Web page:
The Gold Express (1955) - IMDb

Dirs: Guy Fergusson and Colin Bell
Starring: Vernon Gray and Ann Walford

A news reporter foils a planned robbery of gold onboard an overnight sleeper train

This little known and rarely seen Rank ‘quota-quickie’ thriller is based on the 1955 novel of the same name by Jackson Budd and is set almost entirely around a railway journey. Stanmore Village station, terminus of the now long forgotten former LNWR suburban branch from Harrow & Wealdstone was used for some night shots, with an ex-LMS sleeping-car and Mk.1 parcels van No.1005 being borrowed from BR for the scenes. The various shots of expresses that appear throughout the course of the film are varied and mixed, though some are stock shots filmed originally for Train of Events (1949 qv). The shots are all taken at dusk or night, not ideal for loco identification, but seem to include a ‘Princess Royal’ 4-6-2 at London Euston, a ‘Jubilee’ Class 5XP leaving Euston with a titled express, an unknown train crossing a viaduct on an express (from Train of Events), one ‘Royal Scot’ passing over a level crossing (again from Train of Events), a couple of ‘Black Five’ 4-6-0’s, five different shots of rebuilt ‘Royal Scot’ or ‘Patriot’ 4-6-0’s, one ‘Jubilee’ 4-6-0, one ‘Duchess’ 4-6-2 and one BR ‘Britannia’ Class 7MT 4-6-2. Quite a good collection of historical shots that depict practically every type of former LMS express passenger loco! The ‘Britannia’ is the odd one out and was relatively new at the time. As the train is brought to an emergency stop, the bottom three-quarters of ex-LMS ‘Duchess’ Class 4-6-2 No.6253 City of St Albans briefly comes into view, a shot possibly taken from A Journey for Jeremy (1949 qv). A number of stations appear in these shots, which are unidentified, but there is a brief night shot of London Paddington station towards the beginning, though no trains are visible. Stanmore Village station, which appears to be called both ‘Northborough’ and ‘Hamwood’ in the film, had closed to passengers on 15th September 1952 but remained open for freight until 6th July 1964. So, what of the film itself? Well, it really isn’t very good. The plot is flimsy and the acting bad, with some rather lame characters, but it is no worse than many B movie shorts that were produced at the time, which makes The Flying Scot (qv) all the more exceptional. The sound effects are pretty good, if a little repetitive at times, and one does get the impression that a reasonable attempt was made at making the railway scenes work, but when the train initially departs, the sensation of movement is simply made by the guard walking backwards to board his van! Nevertheless, this cheap technique is surprisingly effective!! As the shots of the trains are at night only those which clearly show the locomotives are included below. There are also several other shots in the film of just the wheels and running gear of passing expresses and these too have been excluded.

Platform 1 of Paddington station at night
Bathed in a pool of light, the station staff go about their business. This is Stanmore Village station.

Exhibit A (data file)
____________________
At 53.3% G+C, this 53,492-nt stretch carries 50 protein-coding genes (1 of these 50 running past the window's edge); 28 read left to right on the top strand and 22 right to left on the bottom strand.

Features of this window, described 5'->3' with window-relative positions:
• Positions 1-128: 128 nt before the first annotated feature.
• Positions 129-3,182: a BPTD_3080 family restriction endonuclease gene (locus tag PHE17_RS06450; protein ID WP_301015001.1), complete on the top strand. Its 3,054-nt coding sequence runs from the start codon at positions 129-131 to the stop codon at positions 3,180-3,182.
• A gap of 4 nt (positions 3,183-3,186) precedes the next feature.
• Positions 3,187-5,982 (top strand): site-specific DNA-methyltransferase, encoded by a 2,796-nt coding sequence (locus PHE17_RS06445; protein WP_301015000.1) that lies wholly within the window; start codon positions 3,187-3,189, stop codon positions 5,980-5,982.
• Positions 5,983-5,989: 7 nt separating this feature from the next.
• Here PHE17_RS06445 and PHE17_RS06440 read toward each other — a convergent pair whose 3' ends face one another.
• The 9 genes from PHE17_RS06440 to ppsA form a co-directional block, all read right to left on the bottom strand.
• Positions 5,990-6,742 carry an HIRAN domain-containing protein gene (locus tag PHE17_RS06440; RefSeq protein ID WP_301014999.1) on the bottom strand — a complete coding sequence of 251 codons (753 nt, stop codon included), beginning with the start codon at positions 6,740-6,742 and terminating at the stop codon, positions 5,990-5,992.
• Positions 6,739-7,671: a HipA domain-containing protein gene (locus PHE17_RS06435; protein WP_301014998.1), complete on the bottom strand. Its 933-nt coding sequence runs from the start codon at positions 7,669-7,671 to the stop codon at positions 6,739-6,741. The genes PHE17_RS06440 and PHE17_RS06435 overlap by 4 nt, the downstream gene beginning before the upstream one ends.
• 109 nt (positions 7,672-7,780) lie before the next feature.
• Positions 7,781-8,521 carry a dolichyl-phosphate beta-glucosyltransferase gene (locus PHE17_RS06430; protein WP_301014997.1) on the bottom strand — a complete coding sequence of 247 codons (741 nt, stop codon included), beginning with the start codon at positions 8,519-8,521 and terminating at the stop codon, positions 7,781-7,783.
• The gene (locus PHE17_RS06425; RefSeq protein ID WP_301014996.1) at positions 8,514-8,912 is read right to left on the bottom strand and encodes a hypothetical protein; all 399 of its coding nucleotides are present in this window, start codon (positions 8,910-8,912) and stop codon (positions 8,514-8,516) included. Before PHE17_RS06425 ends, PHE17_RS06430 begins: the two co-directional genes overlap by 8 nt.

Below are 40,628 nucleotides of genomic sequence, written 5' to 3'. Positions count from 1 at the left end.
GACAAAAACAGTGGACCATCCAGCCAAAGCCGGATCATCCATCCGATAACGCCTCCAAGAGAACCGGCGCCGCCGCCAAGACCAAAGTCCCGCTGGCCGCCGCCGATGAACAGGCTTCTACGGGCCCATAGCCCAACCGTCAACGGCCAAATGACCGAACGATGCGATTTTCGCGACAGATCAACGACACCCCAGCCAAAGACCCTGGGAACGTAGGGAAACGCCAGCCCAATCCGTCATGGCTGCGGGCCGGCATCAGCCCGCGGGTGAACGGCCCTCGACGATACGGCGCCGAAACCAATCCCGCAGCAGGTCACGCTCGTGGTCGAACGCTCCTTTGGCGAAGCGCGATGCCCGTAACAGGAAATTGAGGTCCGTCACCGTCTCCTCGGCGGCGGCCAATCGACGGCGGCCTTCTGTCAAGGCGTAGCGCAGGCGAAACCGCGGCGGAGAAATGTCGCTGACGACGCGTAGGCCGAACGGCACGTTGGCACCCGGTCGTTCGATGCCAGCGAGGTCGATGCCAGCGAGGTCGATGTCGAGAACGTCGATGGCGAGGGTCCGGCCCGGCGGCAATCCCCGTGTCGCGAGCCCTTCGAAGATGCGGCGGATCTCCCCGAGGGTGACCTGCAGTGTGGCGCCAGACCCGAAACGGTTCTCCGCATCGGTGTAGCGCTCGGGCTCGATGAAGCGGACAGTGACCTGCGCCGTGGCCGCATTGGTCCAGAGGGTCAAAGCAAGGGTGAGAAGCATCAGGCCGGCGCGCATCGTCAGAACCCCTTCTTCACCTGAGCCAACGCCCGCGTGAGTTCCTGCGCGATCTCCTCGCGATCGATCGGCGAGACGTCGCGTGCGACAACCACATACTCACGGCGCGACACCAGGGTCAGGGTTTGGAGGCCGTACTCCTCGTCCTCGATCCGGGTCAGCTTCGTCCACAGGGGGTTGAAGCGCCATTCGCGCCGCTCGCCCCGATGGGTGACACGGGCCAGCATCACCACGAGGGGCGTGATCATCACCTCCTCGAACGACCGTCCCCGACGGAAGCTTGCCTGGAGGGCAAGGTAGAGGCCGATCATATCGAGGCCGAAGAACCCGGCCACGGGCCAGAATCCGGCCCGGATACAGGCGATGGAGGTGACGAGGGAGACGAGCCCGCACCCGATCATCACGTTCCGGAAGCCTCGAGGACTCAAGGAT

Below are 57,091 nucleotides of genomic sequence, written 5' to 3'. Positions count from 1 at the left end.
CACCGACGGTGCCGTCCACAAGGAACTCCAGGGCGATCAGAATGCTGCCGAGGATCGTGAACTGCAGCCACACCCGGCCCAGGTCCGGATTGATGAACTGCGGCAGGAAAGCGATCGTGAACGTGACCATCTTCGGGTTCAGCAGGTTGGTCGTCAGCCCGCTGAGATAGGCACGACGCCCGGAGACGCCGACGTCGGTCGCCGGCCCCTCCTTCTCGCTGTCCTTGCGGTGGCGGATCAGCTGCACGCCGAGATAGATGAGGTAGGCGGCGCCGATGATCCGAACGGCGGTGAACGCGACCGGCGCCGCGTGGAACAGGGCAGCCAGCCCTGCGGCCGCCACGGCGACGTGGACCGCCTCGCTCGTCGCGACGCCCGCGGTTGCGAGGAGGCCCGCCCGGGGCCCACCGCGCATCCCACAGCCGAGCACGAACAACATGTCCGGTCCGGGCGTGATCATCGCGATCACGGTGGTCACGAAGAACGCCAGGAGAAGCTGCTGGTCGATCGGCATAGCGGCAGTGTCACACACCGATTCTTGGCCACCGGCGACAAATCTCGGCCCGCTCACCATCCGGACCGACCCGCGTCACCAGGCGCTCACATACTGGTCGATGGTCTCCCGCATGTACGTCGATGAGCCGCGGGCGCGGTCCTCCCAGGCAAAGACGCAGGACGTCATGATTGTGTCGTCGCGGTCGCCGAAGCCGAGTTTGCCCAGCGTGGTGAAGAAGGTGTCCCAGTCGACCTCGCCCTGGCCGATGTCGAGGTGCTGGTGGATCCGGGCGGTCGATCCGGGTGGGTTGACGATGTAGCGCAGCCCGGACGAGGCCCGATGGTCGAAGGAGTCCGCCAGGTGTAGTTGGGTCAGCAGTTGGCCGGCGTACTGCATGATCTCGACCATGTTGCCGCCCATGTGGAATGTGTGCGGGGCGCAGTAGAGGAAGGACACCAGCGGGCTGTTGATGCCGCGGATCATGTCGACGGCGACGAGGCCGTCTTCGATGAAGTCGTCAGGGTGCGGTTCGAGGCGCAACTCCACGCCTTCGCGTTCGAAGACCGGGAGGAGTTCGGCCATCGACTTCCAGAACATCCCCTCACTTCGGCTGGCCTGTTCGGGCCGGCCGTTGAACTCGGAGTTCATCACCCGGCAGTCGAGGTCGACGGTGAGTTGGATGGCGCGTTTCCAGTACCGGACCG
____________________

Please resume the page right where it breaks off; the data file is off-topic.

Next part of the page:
This brilliant shot appears twice in the film, and seems to show a ‘Princess Royal’ 4-6-2 at London Euston. Only 13 of these monsters were built, and few have appeared on film.
A ‘Jubilee’ is captured leaving Euston with a titled express. The now demolished Ampthill Square road overbridge is in the foreground.
An express crosses a viaduct at night. This image appeared first in Train of Events (1949) but I am at a loss as to what it depicts.
Under clear signals and a cloudy sky, an express heads off into the night. A signal box stands on the left and a station platform is on the right. The ‘hawkseye’ running-in board shows that it is a former Midland station.
An express passes through an unknown station, hauled by either a ‘Royal Scot’ or a ‘Patriot’ 4-6-0
A ‘Black Five 4-6-0 passes at speed. The curious item on the left is in fact a counterweight for the signal arm.
An express thunders through a station, a shot that has been included for interest value as the passage of the train is viewed from the signal box interior
What appears to be an unnamed ‘Patriot’ passes a quite substantial signal box. The disc signal in the right hand foreground is used for shunting.
Later on in the film we get a clearer glimpse of the box, which really is quite a size. The loco on this occasion is a ‘Duchess’ 4-6-2.
An express hauled this time by a ‘Britannia’ Class 4-6-2 passes through another unidentified station, though the footbridge should be a clue to tying down an identity
The loco in this shot appears to be another ‘Royal Scot’. The signal box nameboard reads Kilburn No.1.
Kilburn No.1 again, and probably another ‘Royal Scot’
I would say that the locomotive captured here passing over a level crossing is another ‘Royal Scot’. The locomotive’s nameplate visible immediately to right of the gate post looks to be a large Regimental one. This shot had earlier appeared in The Man in the White Suit (1951) and reappeared later in Six-Five Special (1958).
With its wheels locked, ‘Duchess’ Class 4-6-2 No.6253 City of St Albans skids to a stop
This shot of the frontage to Stanmore Village station appears right at the end of the film, playing the part of the fictional ‘Hamwood’ on this occasion.
A lot of the scenes onboard the trains in this film use the real thing. The interior of this BR Mk.1 brake compartment for instance seems too authentic to be a set.